Every Monday, we will be introducing a few of our CESTA Summer Research Assistants and their projects. This week’s spotlights are on Clare Tandy, Victoria Ding, and Ngoc Bui.
Clare Tandy is a rising junior majoring in Product Design and minoring in Classics. She is continuing to work on the CyberText Technologies project led by Professor Elaine Treharne, which seeks to use case studies of Text Technologies
stretching as far back as cuneiform tablets and into the present and the digital age to identify key cyclical attributes that can predict future successful text technologies.
Clare has been working on identifying these attributes and developing methodologies to quantify them, in addition to researching global text technologies and learning about new text technologies that are in the process of development. This quantifiable and data-driven way of studying the humanities has allowed her to see connections across diverse groups of objects and cultures. She has also been able to combine her love of technology and intentional objects with her love of humanities. She grew up in the Bay Area and loves hiking - whether around the Dish or through sheep fields on the Welsh border. She also enjoys baking gluten-free croissants, painting, and building castles and Roman villas on creative mode in Minecraft. She is excited to be back in CESTA for another summer, after having started Fall quarter her freshman year, and looks forward to seeing the new and interesting conclusions that can be drawn about the future of text technologies!
Victoria Ding is a sophomore from Saratoga, California, majoring in Symbolic Systems. She chose to join CESTA because she wants to explore how technology can influence humanities research and pedagogy. This summer, she started working on the Modernist Archives Publishing Project (MAPP) with Professor Alice Staveley of the English department.
The goal of this international project is to digitally consolidate and visualize metadata and thousands of documents from the modernist book publishing period. Victoria helps with digitizing order book data from Leonard and Virginia Woolf’s Hogarth Press and with organizing the MAPP website. Through her work, she hopes to unveil obscure details about the modernist era and book history and share them with the rest of the world. At CESTA, she is constantly inspired by her fellow research assistants’ intellect and creativity, and she hopes to continue working with the digital humanities in the future. During the school year, you can find Victoria playing the flute in the Stanford Symphony Orchestra, doing research at the Stanford Humanities Center, and napping in Meyer Green.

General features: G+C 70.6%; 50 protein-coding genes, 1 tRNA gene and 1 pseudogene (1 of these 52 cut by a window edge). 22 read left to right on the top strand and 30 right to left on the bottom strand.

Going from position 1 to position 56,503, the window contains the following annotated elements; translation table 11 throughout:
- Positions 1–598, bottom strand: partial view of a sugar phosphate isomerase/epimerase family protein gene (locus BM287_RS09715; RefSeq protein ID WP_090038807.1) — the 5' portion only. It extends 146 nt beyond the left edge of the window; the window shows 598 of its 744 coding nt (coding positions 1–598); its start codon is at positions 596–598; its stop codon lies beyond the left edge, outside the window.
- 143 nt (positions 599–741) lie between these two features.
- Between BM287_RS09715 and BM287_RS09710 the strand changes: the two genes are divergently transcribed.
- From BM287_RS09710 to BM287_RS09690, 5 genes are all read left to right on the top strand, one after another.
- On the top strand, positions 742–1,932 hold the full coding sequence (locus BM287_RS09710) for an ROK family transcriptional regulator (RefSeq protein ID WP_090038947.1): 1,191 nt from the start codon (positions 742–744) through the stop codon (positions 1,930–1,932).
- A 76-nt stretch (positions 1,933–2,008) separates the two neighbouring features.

Ngoc Bui just graduated with a degree in Sociology, with honors in Education. She is working on the “Unequal by Design” project led by Matthew Kelly, which aims to digitize and analyze historical data on district funding within the Bay Area educational system to uncover the roots of educational inequity. She is excited by the opportunity to advance her research skills, which sparked her interest in CESTA as it provided an opportunity to learn about new methods and tools of inquiry. Outside of her academic interests, she loves hiking, exploring new places, and watching cheesy romcoms. But she loves nothing more than geeking out about music of all kinds so please don’t hesitate to send music recommendations her way!
From the writer’s desk
I’m Huanvy Phan, a rising sophomore majoring in Asian American Studies and Philosophy. I’m working as a Communications Assistant this summer, which involves helping with the day-to-day intercommunications between the RAs and managing this blog. I’m beyond thrilled to be working with CESTA and I’m eager to dive into the world of digital humanities.